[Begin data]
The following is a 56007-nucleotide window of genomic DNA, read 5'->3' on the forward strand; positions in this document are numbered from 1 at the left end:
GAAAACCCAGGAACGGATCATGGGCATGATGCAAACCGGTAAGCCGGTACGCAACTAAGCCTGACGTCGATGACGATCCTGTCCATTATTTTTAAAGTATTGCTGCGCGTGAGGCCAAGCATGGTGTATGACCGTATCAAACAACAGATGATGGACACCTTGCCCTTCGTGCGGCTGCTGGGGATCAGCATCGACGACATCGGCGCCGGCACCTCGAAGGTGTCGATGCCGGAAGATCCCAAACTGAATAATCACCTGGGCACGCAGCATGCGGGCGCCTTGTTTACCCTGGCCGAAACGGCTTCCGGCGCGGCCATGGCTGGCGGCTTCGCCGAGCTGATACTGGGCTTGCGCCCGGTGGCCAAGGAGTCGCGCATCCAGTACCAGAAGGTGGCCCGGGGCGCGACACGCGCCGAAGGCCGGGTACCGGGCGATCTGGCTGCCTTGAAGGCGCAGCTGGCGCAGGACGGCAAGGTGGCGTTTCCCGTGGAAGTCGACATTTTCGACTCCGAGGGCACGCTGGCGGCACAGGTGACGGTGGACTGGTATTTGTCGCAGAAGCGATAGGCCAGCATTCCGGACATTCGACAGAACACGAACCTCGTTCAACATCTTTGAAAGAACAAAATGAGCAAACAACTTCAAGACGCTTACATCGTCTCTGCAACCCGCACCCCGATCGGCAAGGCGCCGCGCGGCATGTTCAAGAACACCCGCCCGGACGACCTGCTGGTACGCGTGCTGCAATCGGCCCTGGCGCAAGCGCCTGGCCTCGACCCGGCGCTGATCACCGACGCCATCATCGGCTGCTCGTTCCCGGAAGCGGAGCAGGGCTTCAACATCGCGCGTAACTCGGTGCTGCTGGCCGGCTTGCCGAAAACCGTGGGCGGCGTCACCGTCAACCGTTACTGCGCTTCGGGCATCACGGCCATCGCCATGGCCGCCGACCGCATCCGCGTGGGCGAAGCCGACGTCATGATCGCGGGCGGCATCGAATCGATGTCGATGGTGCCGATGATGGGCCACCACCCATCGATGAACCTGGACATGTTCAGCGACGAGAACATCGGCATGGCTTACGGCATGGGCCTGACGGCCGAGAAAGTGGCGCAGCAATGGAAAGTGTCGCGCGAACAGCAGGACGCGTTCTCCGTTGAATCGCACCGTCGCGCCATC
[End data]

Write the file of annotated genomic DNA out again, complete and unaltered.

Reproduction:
The following is a 56007-nucleotide window of genomic DNA, read 5'->3' on the forward strand; positions in this document are numbered from 1 at the left end:
GAAAACCCAGGAACGGATCATGGGCATGATGCAAACCGGTAAGCCGGTACGCAACTAAGCCTGACGTCGATGACGATCCTGTCCATTATTTTTAAAGTATTGCTGCGCGTGAGGCCAAGCATGGTGTATGACCGTATCAAACAACAGATGATGGACACCTTGCCCTTCGTGCGGCTGCTGGGGATCAGCATCGACGACATCGGCGCCGGCACCTCGAAGGTGTCGATGCCGGAAGATCCCAAACTGAATAATCACCTGGGCACGCAGCATGCGGGCGCCTTGTTTACCCTGGCCGAAACGGCTTCCGGCGCGGCCATGGCTGGCGGCTTCGCCGAGCTGATACTGGGCTTGCGCCCGGTGGCCAAGGAGTCGCGCATCCAGTACCAGAAGGTGGCCCGGGGCGCGACACGCGCCGAAGGCCGGGTACCGGGCGATCTGGCTGCCTTGAAGGCGCAGCTGGCGCAGGACGGCAAGGTGGCGTTTCCCGTGGAAGTCGACATTTTCGACTCCGAGGGCACGCTGGCGGCACAGGTGACGGTGGACTGGTATTTGTCGCAGAAGCGATAGGCCAGCATTCCGGACATTCGACAGAACACGAACCTCGTTCAACATCTTTGAAAGAACAAAATGAGCAAACAACTTCAAGACGCTTACATCGTCTCTGCAACCCGCACCCCGATCGGCAAGGCGCCGCGCGGCATGTTCAAGAACACCCGCCCGGACGACCTGCTGGTACGCGTGCTGCAATCGGCCCTGGCGCAAGCGCCTGGCCTCGACCCGGCGCTGATCACCGACGCCATCATCGGCTGCTCGTTCCCGGAAGCGGAGCAGGGCTTCAACATCGCGCGTAACTCGGTGCTGCTGGCCGGCTTGCCGAAAACCGTGGGCGGCGTCACCGTCAACCGTTACTGCGCTTCGGGCATCACGGCCATCGCCATGGCCGCCGACCGCATCCGCGTGGGCGAAGCCGACGTCATGATCGCGGGCGGCATCGAATCGATGTCGATGGTGCCGATGATGGGCCACCACCCATCGATGAACCTGGACATGTTCAGCGACGAGAACATCGGCATGGCTTACGGCATGGGCCTGACGGCCGAGAAAGTGGCGCAGCAATGGAAAGTGTCGCGCGAACAGCAGGACGCGTTCTCCGTTGAATCGCACCGTCGCGCCATC